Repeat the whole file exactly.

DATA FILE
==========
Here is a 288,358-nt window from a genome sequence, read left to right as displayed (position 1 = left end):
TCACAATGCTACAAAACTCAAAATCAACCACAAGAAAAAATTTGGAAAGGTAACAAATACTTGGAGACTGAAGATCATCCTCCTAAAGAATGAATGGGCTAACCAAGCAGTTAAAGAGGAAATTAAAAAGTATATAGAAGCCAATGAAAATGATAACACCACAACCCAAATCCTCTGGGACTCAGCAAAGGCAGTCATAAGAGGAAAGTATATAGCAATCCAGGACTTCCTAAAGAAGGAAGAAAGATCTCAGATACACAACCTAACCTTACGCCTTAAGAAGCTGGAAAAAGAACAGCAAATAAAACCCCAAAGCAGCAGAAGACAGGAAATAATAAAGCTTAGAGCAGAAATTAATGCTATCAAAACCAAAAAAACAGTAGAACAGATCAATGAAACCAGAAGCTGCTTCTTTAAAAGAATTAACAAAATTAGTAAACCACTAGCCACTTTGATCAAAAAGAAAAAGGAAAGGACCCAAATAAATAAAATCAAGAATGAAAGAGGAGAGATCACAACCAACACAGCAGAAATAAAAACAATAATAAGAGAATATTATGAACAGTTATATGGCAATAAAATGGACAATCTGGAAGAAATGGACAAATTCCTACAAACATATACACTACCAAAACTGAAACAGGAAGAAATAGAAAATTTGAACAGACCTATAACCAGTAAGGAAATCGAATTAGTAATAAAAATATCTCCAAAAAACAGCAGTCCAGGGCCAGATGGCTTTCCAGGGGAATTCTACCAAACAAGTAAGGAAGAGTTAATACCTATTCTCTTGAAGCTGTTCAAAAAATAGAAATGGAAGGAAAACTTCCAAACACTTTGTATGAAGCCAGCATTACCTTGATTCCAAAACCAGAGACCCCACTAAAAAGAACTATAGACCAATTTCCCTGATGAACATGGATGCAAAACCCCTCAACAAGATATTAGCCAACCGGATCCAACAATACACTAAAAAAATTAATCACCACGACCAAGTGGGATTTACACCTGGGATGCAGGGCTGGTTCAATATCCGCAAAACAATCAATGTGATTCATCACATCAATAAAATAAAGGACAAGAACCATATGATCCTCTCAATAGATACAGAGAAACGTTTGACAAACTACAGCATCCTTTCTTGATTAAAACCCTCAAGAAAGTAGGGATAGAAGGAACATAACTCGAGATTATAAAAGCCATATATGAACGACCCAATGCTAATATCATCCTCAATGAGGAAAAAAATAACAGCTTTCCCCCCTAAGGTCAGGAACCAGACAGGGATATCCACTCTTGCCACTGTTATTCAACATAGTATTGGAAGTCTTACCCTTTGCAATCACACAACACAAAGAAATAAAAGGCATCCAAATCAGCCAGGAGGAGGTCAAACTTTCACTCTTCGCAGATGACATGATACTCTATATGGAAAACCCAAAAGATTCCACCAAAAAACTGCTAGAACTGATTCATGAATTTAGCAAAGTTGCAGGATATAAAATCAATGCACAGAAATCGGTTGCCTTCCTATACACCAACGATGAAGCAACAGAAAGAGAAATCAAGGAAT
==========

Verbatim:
Here is a 288,358-nt window from a genome sequence, read left to right as displayed (position 1 = left end):
TCACAATGCTACAAAACTCAAAATCAACCACAAGAAAAAATTTGGAAAGGTAACAAATACTTGGAGACTGAAGATCATCCTCCTAAAGAATGAATGGGCTAACCAAGCAGTTAAAGAGGAAATTAAAAAGTATATAGAAGCCAATGAAAATGATAACACCACAACCCAAATCCTCTGGGACTCAGCAAAGGCAGTCATAAGAGGAAAGTATATAGCAATCCAGGACTTCCTAAAGAAGGAAGAAAGATCTCAGATACACAACCTAACCTTACGCCTTAAGAAGCTGGAAAAAGAACAGCAAATAAAACCCCAAAGCAGCAGAAGACAGGAAATAATAAAGCTTAGAGCAGAAATTAATGCTATCAAAACCAAAAAAACAGTAGAACAGATCAATGAAACCAGAAGCTGCTTCTTTAAAAGAATTAACAAAATTAGTAAACCACTAGCCACTTTGATCAAAAAGAAAAAGGAAAGGACCCAAATAAATAAAATCAAGAATGAAAGAGGAGAGATCACAACCAACACAGCAGAAATAAAAACAATAATAAGAGAATATTATGAACAGTTATATGGCAATAAAATGGACAATCTGGAAGAAATGGACAAATTCCTACAAACATATACACTACCAAAACTGAAACAGGAAGAAATAGAAAATTTGAACAGACCTATAACCAGTAAGGAAATCGAATTAGTAATAAAAATATCTCCAAAAAACAGCAGTCCAGGGCCAGATGGCTTTCCAGGGGAATTCTACCAAACAAGTAAGGAAGAGTTAATACCTATTCTCTTGAAGCTGTTCAAAAAATAGAAATGGAAGGAAAACTTCCAAACACTTTGTATGAAGCCAGCATTACCTTGATTCCAAAACCAGAGACCCCACTAAAAAGAACTATAGACCAATTTCCCTGATGAACATGGATGCAAAACCCCTCAACAAGATATTAGCCAACCGGATCCAACAATACACTAAAAAAATTAATCACCACGACCAAGTGGGATTTACACCTGGGATGCAGGGCTGGTTCAATATCCGCAAAACAATCAATGTGATTCATCACATCAATAAAATAAAGGACAAGAACCATATGATCCTCTCAATAGATACAGAGAAACGTTTGACAAACTACAGCATCCTTTCTTGATTAAAACCCTCAAGAAAGTAGGGATAGAAGGAACATAACTCGAGATTATAAAAGCCATATATGAACGACCCAATGCTAATATCATCCTCAATGAGGAAAAAAATAACAGCTTTCCCCCCTAAGGTCAGGAACCAGACAGGGATATCCACTCTTGCCACTGTTATTCAACATAGTATTGGAAGTCTTACCCTTTGCAATCACACAACACAAAGAAATAAAAGGCATCCAAATCAGCCAGGAGGAGGTCAAACTTTCACTCTTCGCAGATGACATGATACTCTATATGGAAAACCCAAAAGATTCCACCAAAAAACTGCTAGAACTGATTCATGAATTTAGCAAAGTTGCAGGATATAAAATCAATGCACAGAAATCGGTTGCCTTCCTATACACCAACGATGAAGCAACAGAAAGAGAAATCAAGGAAT